The Nets are going to be good. Very good. First of all, this is by no means a wimpy team either. With newly-acquired Kevin Garnett, along with Andray Blatche and Reggie Evans, Brooklyn is going to have a good deal of fight in them underneath the basket. And while center, Brook Lopez isn’t necessarily an all-league defender, he’s still a true 7 feet; not to mention a superb low-post scorer. Beyond that core group of bigs, their rookie, Mason Plumlee out of Duke – with a nose for the ball and quick hands and feet – looks to be a sturdy young prospect as well. He’ll likely do well throughout the grind of the regular season to spell an inevitably creaky KG.
At positions one through three, the Nets might have the best line-up in the league – the one with the most synergy, too. For starters, I must confess, I’ve historically been a Deron Williams apologist. Going back to his days at Illinois, his game has always utterly stupefied me. From one night to the next he can potentially go from dropping 40 points to doling out 15 assists. And now this year – with Paul Pierce and Joe Johnson flanking him – while his point production might not end up being as consistently high as it’s been in years past, I can foresee him leading the league in dimes.
In Pierce and Johnson – on this roster and with a coach in Jason Kidd they can each sincerely respect –the Nets have two players who are primed for revitalizing-type years. Save several remarkable clutch moments, Johnson has thus far under-performed as a Net; then, when it comes to Pierce – he’ll not only undoubtedly be refreshed by the change of scenery, he’ll have every intention of making his last hurrah in the Association a magnificent one as well. Pierce knows drama. Drama suits Pierce. I can see him bringing his scoring average back up well above 20 points and again performing at a level overall of being a top ten player in the league.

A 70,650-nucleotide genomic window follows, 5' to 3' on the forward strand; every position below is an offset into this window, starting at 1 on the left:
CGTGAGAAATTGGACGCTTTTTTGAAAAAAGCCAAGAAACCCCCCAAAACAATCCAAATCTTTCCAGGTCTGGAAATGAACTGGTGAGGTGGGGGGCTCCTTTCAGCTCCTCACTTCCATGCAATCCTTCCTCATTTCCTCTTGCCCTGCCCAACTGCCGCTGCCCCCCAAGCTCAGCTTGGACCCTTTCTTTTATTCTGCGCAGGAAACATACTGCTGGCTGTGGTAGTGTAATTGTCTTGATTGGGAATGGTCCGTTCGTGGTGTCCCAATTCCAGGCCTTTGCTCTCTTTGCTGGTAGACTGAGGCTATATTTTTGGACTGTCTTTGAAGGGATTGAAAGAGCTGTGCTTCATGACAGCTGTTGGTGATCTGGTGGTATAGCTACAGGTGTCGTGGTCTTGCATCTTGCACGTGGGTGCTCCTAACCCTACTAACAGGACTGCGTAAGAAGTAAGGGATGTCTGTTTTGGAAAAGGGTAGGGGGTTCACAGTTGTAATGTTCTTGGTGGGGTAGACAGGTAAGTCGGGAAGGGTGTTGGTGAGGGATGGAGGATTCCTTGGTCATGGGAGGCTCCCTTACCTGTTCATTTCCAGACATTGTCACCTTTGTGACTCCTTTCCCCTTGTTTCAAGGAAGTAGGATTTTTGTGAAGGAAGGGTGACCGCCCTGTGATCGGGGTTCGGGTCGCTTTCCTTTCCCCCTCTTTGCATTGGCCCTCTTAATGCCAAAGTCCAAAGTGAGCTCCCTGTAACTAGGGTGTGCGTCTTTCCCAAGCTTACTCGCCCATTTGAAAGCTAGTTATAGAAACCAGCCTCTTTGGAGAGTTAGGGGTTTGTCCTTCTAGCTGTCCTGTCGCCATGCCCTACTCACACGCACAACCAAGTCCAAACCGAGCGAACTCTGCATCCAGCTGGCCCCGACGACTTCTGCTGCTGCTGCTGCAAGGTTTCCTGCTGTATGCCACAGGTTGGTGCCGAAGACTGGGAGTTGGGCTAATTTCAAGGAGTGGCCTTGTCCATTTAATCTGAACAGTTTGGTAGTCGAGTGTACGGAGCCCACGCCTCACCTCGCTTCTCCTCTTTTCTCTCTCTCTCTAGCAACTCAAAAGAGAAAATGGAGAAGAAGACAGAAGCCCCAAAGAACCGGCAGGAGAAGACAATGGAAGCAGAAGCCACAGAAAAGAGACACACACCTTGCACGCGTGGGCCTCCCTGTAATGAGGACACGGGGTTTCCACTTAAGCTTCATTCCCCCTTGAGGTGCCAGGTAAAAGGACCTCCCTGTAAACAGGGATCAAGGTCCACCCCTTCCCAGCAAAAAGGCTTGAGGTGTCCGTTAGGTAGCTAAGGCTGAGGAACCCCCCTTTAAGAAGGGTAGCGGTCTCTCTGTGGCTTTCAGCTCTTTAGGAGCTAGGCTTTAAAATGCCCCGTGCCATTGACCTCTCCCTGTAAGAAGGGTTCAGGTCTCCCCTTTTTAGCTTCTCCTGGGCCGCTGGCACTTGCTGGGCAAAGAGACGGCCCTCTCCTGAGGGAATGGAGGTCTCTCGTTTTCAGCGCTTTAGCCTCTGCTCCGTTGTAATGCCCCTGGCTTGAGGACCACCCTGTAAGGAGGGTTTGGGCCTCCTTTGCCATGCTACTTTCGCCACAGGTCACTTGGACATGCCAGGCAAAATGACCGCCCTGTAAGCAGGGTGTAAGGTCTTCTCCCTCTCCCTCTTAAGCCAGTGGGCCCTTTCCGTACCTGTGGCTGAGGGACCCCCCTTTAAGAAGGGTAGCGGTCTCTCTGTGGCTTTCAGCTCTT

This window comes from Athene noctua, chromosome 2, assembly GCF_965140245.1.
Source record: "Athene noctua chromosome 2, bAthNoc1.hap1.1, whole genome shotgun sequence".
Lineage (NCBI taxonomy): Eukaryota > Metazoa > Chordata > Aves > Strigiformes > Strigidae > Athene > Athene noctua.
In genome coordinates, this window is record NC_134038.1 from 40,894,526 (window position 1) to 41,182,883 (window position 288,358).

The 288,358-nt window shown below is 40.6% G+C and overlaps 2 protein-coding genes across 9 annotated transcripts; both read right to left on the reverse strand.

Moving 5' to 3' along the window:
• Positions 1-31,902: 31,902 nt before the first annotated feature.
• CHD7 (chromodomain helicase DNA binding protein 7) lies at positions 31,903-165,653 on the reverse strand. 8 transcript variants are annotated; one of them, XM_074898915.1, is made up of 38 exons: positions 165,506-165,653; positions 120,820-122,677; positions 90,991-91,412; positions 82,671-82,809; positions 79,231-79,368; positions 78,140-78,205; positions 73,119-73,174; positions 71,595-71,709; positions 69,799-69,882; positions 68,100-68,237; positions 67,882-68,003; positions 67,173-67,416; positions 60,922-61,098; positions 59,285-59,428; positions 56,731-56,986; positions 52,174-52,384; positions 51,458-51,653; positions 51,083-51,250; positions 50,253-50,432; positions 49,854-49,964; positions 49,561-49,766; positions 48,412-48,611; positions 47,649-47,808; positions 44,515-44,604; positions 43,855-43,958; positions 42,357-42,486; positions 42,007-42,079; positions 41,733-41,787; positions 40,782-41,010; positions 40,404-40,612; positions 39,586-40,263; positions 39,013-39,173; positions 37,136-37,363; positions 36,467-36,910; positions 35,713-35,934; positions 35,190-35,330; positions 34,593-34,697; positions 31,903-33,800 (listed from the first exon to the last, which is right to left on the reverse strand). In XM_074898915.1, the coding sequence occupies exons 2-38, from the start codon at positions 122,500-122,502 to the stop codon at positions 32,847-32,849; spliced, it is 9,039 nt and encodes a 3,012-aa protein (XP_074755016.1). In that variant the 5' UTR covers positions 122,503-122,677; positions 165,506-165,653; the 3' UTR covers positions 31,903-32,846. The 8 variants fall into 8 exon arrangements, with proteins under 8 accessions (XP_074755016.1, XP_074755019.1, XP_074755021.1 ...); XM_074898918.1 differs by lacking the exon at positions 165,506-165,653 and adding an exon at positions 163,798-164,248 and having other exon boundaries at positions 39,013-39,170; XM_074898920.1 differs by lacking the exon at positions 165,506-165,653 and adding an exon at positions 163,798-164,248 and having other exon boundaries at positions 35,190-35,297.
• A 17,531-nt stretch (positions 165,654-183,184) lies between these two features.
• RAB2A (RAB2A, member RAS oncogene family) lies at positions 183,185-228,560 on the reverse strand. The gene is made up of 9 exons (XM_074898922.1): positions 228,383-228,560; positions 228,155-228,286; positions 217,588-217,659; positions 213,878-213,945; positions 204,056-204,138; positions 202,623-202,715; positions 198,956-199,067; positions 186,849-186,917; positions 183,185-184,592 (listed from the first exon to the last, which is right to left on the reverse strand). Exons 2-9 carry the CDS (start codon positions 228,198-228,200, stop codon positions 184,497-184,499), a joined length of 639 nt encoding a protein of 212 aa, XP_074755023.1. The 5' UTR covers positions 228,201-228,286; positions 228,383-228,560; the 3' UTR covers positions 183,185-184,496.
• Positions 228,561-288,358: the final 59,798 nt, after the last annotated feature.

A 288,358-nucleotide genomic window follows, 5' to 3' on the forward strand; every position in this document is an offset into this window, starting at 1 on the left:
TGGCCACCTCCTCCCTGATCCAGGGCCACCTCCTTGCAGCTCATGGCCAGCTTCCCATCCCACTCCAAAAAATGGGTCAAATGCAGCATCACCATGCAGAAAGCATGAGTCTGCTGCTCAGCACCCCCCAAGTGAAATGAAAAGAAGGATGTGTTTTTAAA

Moreover, about Pierce and his compadre Garnett having matriculated over from Boston together – I distinctly remember another pioneering season in which they joined forces on a team and wasted no time winning a title. Based on the evidence at hand, then, and due in large part to the sway their experience will have in the locker room, there’s no reason to think the pair of them can’t affect that same magic again.
Oh, and Andrei Kirilenko is going to be wearing Brooklyn black and white, too – because one former Defensive Player of the Year (Euroleague) simply isn’t enough for Mikhail Prokhorov.
Yes, the Heat are the favorites – not only to come out of the East, but to win it all. As mentioned earlier, however, I’m just not convinced they’re the prohibitive favorites. So to dispel any notions in favor of that opinion, instead of examining why they might ultimately be the favorites, I’ll go over why they simply aren’t invincible.